|Paul Gustave Dore, A Midnight Dreary|
Having arrived nearly at its end, I am just now getting around to talking about Lent. I haven't any profound meditations on the theological and liturgical meanings of the season. Rather, I offer some insight into my own Lent.
Historically speaking, I don't like Lent. It is long, and it comes at the most dreadful time of year when the snow has been around interminably, the skies remain a consistent, brooding, dull gray, and people having grown weary of the cold become listless and sulky. Moreover, for the ten years during which I was in formation, Lent hailed the arrival of Seminary Evaluations. Though a necessary evil, no one enjoyed the process. "Dreary", I suppose, might describe how I have known the season of Lent. This year was different.
As far as my own penances go, I adopted two principally. First, I would get out of bed by 7:00 AM or earlier. While this does not seem a sacrifice to most people I suspect, it was a major sacrifice for me. I hate morning. It is a deeply painful experience for me to be required to communicate with parishioners in the sacristy as I prepare for the 7:00 AM weekday Masses. I am generally much better by the end of Mass, but prior, I am best left undisturbed. This penance has proven a nearly total failure.
Second, in keeping with a months long argument I have been having with the Lord and the revelations I wrote about on the occasion of my thirtieth birthday, I decided it was time to take up arms against my vanity, swallow my pride, and ask for help in losing weight. In the first week of Lent, I saw my dietician for the first time. Though she forbade me from eating nearly everything I like most, this resolution has proven enormously successful. Thus far, I have lost around twenty pounds, my mood (even before the early Mass) has improved tremendously, and I find a new joyfulness.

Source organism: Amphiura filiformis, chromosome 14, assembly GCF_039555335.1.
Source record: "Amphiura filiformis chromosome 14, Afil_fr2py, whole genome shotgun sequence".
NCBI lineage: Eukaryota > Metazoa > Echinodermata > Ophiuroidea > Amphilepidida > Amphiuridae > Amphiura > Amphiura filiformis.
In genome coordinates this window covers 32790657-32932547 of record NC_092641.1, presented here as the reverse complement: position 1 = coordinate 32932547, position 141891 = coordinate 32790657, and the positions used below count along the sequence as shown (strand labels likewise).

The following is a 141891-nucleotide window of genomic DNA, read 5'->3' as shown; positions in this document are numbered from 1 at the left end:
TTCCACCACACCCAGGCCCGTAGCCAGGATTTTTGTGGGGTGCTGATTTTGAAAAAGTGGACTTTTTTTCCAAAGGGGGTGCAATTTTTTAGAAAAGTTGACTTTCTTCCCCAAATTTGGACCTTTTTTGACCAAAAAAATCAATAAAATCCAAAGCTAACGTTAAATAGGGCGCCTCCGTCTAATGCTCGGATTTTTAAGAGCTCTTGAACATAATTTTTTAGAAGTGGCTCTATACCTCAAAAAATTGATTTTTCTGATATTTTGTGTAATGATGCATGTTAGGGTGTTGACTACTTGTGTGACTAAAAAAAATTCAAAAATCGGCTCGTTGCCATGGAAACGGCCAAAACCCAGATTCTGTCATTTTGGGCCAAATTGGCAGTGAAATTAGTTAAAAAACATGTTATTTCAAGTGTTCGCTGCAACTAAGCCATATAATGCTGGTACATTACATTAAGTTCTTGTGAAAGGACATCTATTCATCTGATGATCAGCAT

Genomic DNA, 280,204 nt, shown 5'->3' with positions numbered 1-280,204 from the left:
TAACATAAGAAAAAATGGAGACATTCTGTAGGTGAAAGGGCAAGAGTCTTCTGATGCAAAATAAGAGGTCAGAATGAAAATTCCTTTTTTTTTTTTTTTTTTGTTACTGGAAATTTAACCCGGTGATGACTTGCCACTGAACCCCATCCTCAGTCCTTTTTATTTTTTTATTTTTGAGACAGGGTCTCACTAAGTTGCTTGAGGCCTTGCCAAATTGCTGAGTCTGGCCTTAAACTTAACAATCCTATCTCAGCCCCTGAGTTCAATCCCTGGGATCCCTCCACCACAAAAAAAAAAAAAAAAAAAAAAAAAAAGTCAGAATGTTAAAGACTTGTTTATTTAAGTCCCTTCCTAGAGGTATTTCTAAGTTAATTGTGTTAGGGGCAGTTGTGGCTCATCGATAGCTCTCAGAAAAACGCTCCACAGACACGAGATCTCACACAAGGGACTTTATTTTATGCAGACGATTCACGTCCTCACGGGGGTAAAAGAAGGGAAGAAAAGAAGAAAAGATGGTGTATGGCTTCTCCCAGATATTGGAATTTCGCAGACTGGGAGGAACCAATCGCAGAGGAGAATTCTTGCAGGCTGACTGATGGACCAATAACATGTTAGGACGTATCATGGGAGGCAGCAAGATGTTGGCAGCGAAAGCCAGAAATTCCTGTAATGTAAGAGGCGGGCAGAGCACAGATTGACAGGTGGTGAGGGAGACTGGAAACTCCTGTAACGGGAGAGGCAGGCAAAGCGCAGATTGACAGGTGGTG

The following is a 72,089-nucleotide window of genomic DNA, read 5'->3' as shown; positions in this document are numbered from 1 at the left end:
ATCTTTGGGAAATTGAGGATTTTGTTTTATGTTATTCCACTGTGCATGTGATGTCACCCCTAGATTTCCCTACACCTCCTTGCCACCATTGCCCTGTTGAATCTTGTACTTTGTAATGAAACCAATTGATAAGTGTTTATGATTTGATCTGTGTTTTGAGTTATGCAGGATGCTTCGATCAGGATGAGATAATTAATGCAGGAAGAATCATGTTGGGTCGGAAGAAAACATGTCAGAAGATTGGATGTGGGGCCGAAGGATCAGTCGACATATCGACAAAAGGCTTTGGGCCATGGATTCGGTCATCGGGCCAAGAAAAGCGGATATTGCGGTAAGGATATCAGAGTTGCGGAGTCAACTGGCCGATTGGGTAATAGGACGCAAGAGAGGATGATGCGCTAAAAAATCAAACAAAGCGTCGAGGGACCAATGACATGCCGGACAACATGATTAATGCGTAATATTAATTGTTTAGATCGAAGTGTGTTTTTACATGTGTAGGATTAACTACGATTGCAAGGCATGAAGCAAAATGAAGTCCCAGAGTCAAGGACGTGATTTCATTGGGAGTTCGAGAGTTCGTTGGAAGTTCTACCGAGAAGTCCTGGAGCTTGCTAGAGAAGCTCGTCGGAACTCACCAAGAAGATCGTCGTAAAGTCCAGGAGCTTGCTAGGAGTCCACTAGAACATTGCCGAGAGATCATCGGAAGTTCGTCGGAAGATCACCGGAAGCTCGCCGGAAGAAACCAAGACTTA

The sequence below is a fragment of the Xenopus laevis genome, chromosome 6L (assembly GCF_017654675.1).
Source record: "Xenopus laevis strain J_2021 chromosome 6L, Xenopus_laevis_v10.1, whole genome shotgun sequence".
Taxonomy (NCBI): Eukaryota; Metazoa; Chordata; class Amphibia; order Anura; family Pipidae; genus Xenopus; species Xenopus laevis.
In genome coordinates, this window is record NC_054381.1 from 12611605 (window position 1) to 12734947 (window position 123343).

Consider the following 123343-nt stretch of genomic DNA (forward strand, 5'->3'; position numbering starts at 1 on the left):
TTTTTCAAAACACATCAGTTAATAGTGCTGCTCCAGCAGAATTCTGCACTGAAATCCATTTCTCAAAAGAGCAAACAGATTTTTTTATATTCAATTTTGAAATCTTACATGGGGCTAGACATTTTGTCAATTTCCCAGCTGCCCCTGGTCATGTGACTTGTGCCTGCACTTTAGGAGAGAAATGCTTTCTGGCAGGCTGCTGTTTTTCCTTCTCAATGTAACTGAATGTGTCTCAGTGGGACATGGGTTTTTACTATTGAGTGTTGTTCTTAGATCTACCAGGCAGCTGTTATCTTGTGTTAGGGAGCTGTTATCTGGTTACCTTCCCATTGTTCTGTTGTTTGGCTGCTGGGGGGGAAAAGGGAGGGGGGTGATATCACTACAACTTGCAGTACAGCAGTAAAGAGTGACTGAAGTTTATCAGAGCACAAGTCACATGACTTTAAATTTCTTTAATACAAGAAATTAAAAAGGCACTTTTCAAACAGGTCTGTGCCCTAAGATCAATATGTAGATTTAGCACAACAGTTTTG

Likewise, I redoubled my commitment to my prayer. My reflections the last time I wrote are connected to this action. I find that the Lord is taking me more and more into the mystery of his own pierced heart. There are times when I hang with him on the Cross, knowing full well his presence, but crying out with him, "My God, my God, why have you abandoned me?" These are what I can only describe as a hard consolation; they reveal the depths of love and are filled with a simultaneous experience of agony and joy. My heart has been pierced, and to be a good priest, I must allow it to be pierced over and over again.
Arising from my prayer have come both a new and insatiable desire to be holy and a longing to sacrifice. The latter of these is connected with my celebration of the Mass and with what I wrote in the previous paragraph. Such sacrifice, I believe, will lead me to holiness. For my people who read this, please remind me to be holy. Don't let me off the hook. I can do nothing for you if I do not attempt to be holy myself first and foremost.
In a new way, the Lectionary readings for the season of Lent have had profound meaning this year. I have preached repeatedly on the need to use Lent as a time to tame our wills. All that I have preached has been equally applicable to myself as to my people. I seem to be listening to myself in a way that I had not always done before.
Holy Week and Easter now loom before me. I will sing the Exsultet for the first time at the parish in Custer this year before baptizing (and confirming) my sister-in-law and my niece. Easter promises to be especially glorious.
All in all, the Lord has been doing tremendous work in me this Lent, and it has been a joyful season full of hope, gratitude, and gladness. These adjectives, I find, are much more satisfying than is "dreary".